Either way, his academic success earned him the nomde guerre Schoolboy, which turned into ScHoolboy Q—the capital “H” representing his gang allegiances and the “Q” his birth name, Quincy Matthew Hanley—once he started rapping in 2008. To this day, he represents the Westside 5-Deuce Hoover Crip set on his body and his music. In the past, he’s made odes to Crip Gang founders Raymond Washington (the Portishead-sampling “Raymond 1969”) and Stanley Tookie Williams III (“Tookie Knows [Interlude]”); within the first 90 seconds of Oxymoron, he proudly calls himself “a Fig nigga.” (There’s also a song on Oxymoron called “Hoover Street.”)
“This is not me now,” Q assures, all laid-back and self-medicated. “This is my past. I just felt like I needed to get this off before it’s all said and done. I needed to get this off—this aggressive album or whatever. I’m not that person no more. I’m not trying to impress nobody. They know where I’m from. I’m Big Homie now. So I ain’t gotta show face [on the block], I don’t gotta do no explaining, I don’t gotta do nothing. But when I come through, it’s always love, ’cause I’m always be where I’m from, I’m always gonna be from Hoover. But I ain’t trying to hang out and fuck my shit off. You work so hard to be successful, you ain’t trying to fuck it off once you there. Fuck that.”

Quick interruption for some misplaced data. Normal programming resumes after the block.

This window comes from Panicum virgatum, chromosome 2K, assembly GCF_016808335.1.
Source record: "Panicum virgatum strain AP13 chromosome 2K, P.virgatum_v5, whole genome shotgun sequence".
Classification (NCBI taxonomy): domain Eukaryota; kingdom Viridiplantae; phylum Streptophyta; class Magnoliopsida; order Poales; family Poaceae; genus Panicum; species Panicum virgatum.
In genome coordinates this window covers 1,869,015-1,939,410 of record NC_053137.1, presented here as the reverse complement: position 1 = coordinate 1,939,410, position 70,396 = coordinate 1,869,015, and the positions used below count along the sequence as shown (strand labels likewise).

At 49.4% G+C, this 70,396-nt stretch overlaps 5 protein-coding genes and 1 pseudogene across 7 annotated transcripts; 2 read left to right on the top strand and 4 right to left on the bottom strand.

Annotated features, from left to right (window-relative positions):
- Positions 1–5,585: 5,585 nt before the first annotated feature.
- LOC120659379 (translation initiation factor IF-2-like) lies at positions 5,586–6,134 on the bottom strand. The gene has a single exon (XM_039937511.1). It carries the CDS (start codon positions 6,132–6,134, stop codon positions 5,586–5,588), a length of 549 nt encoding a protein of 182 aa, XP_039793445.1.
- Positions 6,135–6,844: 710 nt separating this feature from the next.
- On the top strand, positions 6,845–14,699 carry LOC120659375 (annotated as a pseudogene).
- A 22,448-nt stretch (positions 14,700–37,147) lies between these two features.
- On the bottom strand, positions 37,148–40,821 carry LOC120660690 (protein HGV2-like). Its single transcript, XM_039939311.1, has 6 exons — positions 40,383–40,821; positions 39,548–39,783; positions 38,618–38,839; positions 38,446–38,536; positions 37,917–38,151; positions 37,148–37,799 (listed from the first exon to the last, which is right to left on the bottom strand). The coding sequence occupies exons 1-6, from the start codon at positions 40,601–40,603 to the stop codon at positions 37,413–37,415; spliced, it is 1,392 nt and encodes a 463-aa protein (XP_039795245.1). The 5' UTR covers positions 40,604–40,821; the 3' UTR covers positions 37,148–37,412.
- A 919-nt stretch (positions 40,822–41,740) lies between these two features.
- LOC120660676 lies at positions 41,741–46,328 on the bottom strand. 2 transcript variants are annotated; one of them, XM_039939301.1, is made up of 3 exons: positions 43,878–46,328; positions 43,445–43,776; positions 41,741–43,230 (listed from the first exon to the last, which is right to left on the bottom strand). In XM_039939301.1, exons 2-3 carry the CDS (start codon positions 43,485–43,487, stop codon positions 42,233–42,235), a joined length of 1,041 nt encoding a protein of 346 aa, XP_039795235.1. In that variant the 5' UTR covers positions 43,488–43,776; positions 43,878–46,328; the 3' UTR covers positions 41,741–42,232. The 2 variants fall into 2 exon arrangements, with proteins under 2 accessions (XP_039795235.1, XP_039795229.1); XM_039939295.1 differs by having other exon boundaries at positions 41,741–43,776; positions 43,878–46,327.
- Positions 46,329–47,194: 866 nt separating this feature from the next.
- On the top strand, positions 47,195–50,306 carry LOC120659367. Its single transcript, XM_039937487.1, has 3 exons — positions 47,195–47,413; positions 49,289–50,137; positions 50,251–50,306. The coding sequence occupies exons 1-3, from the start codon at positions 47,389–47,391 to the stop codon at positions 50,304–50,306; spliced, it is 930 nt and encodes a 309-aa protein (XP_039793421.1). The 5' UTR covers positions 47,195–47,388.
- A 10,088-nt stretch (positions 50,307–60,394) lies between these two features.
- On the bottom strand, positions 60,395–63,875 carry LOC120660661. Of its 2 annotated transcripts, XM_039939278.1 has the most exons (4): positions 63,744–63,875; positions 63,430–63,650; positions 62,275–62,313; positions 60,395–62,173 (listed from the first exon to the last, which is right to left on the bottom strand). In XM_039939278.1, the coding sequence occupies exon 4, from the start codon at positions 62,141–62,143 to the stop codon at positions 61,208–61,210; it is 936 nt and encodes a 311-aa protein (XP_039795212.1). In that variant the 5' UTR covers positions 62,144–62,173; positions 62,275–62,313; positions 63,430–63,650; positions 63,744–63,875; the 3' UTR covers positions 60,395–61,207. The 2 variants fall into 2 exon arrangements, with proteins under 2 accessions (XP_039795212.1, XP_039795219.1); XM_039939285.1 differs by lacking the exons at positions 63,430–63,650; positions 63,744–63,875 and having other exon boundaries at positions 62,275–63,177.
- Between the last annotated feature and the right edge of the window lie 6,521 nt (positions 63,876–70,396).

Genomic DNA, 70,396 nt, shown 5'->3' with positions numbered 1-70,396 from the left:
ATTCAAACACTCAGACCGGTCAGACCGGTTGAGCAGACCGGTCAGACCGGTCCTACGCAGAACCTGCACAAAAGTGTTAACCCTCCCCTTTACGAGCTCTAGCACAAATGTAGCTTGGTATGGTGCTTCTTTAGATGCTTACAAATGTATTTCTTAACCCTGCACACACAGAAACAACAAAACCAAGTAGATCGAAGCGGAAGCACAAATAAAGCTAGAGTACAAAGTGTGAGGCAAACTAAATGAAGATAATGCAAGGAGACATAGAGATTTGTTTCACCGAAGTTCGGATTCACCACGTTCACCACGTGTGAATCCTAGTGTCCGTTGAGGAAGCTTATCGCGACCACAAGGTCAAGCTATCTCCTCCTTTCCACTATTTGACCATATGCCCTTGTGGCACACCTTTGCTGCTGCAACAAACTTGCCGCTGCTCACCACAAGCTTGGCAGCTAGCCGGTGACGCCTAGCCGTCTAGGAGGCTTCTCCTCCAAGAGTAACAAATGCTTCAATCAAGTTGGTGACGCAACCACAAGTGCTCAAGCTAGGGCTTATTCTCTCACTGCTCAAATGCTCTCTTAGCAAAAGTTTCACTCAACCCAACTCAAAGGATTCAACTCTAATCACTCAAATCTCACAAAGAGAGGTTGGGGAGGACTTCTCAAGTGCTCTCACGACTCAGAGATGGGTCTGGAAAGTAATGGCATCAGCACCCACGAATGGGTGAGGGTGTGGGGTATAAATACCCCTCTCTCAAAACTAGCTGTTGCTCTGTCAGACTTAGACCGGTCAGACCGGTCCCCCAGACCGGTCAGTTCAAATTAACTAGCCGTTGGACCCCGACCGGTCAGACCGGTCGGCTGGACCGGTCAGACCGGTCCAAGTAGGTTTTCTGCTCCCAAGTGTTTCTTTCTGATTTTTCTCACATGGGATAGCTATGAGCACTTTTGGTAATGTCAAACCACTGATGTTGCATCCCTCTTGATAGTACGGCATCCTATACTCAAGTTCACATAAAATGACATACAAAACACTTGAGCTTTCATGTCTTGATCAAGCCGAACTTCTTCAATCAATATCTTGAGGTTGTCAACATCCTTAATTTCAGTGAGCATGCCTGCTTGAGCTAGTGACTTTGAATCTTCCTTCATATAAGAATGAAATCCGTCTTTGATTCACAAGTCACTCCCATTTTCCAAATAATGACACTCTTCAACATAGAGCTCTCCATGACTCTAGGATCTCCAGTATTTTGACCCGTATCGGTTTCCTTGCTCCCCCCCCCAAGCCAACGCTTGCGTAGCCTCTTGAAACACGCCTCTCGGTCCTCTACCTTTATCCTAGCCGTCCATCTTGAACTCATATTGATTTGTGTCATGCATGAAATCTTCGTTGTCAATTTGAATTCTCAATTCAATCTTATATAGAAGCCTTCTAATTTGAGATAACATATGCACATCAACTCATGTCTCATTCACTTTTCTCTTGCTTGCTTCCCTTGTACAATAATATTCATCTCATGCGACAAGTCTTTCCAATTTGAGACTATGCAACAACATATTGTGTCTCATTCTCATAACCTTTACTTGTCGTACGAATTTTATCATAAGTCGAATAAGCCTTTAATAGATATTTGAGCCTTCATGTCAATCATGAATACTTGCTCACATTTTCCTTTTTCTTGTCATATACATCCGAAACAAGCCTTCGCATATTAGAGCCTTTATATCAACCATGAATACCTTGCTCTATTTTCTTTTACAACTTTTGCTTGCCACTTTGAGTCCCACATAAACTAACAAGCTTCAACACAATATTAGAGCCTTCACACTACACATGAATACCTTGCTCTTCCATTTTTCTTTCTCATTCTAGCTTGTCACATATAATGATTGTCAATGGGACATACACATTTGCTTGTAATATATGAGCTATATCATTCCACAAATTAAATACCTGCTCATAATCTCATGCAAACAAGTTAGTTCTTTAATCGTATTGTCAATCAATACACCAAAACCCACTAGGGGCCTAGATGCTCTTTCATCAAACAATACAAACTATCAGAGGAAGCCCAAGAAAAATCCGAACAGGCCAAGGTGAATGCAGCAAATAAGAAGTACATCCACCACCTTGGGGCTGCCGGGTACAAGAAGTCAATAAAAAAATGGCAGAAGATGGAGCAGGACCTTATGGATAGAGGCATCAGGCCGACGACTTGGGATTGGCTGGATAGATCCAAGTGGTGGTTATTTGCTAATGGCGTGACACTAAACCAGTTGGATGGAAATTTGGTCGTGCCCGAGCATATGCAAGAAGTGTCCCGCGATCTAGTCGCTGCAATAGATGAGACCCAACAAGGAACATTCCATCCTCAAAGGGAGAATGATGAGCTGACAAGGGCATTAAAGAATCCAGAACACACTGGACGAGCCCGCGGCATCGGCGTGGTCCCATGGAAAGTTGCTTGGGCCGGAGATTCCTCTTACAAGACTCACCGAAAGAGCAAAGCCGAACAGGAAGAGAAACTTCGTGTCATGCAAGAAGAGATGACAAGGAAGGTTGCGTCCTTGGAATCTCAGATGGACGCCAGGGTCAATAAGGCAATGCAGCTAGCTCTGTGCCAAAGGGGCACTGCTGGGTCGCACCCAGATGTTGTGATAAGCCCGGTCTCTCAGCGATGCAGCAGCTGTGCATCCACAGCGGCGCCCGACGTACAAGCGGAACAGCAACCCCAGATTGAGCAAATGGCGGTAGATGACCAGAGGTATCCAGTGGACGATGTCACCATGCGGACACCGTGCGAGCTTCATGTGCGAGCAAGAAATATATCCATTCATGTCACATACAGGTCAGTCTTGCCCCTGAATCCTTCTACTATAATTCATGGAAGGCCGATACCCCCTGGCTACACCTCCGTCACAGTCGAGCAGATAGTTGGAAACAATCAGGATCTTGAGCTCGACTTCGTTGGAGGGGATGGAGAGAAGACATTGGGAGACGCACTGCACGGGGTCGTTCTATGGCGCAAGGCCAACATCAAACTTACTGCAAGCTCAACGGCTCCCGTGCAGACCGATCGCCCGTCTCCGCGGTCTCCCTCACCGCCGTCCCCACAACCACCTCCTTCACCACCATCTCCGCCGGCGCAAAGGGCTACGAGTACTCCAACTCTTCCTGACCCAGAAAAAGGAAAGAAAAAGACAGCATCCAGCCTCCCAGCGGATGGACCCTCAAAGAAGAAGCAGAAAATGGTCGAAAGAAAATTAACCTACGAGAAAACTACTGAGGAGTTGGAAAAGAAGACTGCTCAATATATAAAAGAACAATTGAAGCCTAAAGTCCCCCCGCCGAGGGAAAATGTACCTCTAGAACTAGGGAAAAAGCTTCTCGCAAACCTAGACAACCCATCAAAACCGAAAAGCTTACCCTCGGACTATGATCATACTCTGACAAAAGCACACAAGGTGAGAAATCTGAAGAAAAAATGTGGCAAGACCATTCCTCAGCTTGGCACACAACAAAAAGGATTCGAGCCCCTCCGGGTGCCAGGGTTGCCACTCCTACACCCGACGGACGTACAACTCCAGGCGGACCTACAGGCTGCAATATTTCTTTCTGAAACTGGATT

Still, in ScHoolboy Q’s music, gangsterism reigns supreme. He textures his tales with ground zero observations that are alternately glorifying, desperate, remorseful and meditative, and there’s nary a PSA in sight. It would be more disconcerting if it weren’t so engaging. More than most rappers, Q uses his voice like an instrument—all pitch-changing squawks and hazardous squeals and adventurous threats and yelping ad-libs, stacked and layered and jostling for attention—and rarely does he sound like he’s not enjoying himself. On his recent single “Man Of The Year,” he raps over a sample from the dreamy disco pop band Chromatics—making it at least his second time rapping over music created by a Portland-based, Pitchfork-approved band (his 2012 single “There He Go” used Menomena’s “Wet And Rusting”). “Man Of The Year” is Q’s version of a radio single—bouncy and angsty, playful and sinister. Much like his previous single “Collard Greens” (which was recorded on the same night as “Man Of The Year,” while he was high on Adderall), “Man Of The Year” sounds like a club song until you actually listen—“Burnt lips, got a blunt full of weed/Peace, love, enemies/Nigga, I ain’t come for the beef/You ain’t know she came for the skeet?/Got pipe for the cheeks”—and it becomes both more and less.